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North to Wolf Country: My Life Among the Creatures of Alaska - James W. Brooks Boy, this guy led a dangerous life. I can't imagine having the nerve he did. The stories from when he left home at 16 to ride railroad cars alone are way too life-threatening for me. And it is an eye-opener to me that a guy who never graduated from high school and writes about going to prostitutes would end up being commissioner, a breed that seems to live on a higher plane in this government town.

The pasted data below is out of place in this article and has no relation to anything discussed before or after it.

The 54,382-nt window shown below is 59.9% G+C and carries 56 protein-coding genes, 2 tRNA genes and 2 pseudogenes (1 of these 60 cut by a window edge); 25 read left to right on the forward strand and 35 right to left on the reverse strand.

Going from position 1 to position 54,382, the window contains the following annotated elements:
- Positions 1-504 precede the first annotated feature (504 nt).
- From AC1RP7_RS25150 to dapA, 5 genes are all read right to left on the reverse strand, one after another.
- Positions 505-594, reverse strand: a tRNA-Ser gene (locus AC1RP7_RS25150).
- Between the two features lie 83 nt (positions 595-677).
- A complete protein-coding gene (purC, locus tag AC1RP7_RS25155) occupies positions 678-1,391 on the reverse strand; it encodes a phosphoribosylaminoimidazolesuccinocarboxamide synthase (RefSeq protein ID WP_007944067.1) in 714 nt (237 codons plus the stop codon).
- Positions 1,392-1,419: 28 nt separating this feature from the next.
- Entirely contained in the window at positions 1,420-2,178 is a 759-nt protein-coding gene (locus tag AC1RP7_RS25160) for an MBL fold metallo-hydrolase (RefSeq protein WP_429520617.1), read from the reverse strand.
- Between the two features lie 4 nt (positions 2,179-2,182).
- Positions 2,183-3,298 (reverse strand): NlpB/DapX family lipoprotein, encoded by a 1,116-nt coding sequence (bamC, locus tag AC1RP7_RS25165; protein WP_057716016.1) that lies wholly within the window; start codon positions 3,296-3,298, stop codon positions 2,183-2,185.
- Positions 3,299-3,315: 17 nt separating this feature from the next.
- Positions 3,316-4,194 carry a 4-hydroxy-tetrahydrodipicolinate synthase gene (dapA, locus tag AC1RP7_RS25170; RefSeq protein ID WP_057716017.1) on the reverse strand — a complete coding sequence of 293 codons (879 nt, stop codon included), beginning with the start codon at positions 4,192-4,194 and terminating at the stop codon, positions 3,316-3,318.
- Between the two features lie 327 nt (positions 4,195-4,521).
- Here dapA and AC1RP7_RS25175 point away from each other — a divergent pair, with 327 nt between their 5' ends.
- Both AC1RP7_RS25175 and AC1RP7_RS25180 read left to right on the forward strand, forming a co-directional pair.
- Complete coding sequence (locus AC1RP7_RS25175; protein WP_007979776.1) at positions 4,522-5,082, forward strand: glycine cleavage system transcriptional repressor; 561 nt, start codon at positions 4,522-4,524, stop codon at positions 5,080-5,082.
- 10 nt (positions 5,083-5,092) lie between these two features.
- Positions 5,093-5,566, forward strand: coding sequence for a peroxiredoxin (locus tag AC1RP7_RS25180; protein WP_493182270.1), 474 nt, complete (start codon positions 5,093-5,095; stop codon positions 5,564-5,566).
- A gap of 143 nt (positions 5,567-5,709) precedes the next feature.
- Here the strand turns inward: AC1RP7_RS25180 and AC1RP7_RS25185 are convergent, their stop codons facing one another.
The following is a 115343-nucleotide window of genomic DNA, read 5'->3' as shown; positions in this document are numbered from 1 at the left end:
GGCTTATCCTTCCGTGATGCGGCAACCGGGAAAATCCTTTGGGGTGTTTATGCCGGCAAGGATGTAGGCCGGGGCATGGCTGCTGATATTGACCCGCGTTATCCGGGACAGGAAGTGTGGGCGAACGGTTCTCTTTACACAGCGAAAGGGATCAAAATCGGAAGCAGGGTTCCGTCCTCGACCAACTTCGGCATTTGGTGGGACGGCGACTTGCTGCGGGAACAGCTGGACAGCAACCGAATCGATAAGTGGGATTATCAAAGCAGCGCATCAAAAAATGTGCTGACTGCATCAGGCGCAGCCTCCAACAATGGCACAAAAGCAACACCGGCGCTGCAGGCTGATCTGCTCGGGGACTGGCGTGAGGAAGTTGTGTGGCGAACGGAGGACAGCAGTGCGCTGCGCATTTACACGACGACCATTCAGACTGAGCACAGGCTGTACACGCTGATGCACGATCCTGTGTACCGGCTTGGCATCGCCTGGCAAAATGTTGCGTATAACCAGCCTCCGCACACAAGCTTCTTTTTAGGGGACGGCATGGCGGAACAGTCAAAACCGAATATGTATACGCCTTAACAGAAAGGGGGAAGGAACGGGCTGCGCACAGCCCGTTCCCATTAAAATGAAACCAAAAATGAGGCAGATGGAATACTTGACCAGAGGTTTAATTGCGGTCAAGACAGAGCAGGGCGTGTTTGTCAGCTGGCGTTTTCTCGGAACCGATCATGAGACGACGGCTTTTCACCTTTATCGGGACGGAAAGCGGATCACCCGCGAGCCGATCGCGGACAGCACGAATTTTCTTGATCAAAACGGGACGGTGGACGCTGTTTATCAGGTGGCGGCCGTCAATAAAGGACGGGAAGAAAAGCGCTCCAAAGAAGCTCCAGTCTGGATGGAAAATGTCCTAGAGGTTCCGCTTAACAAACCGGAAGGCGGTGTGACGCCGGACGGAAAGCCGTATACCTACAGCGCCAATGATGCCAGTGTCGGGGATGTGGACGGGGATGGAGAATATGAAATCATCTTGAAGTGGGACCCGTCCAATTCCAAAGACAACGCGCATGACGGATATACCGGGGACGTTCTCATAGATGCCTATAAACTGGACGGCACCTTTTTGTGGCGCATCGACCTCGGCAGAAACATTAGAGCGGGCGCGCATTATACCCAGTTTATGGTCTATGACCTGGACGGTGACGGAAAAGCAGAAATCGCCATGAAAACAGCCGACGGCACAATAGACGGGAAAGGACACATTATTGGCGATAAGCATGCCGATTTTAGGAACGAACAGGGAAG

James Brooks moved to Alaska in 1940 and got a a series of menial jobs throughout Alaska. He also spent a winter out on his own trapping in the interior, living in an abandoned cabin in the Kantishna area and pulling 2 of his own teeth. He was only 19 that winter. He enlisted in the army and learned to fly planes, PT-22s, Stearmans, BT-13s, AT-17s, and B-24s. Then he returned to Alaska and married. He and his wife lived in Dillingham and then in Wales where he participated in hunting with the local people and was concerned about the number of walrus that were killed and lost by sinking. With a growing interest in game management issues, he returned to the university to study wildlife management and by 1954 had a master's degree. He went to work for the State Dept of Fish and Game, first studying beluga whales, later managing the seal control program, which at the time was done in the southeast by shooting and in the Copper River Delta by dynamiting large numbers of seals, and then studying sea lions. When Alaska became a state, ke wrote part of the of the law that would define the duties of the Fish and Game Department, including provision for a board of Fish and Game. He also lobbied for having the Walrus Islands selected as part of the lands conveyed to the new State and for creating the Walrus Islands State Game Sanctuary. There is some good history of predator control from early statehood. In 1967 Brooks left his job with the state and worked for the federal Fish and Wildlife Service studying polar bears until 1972, when he was appointed commissioner of Fish and Game. He stopped permits for aerial shooting of wolves and participated in or started other controversies during his tenure.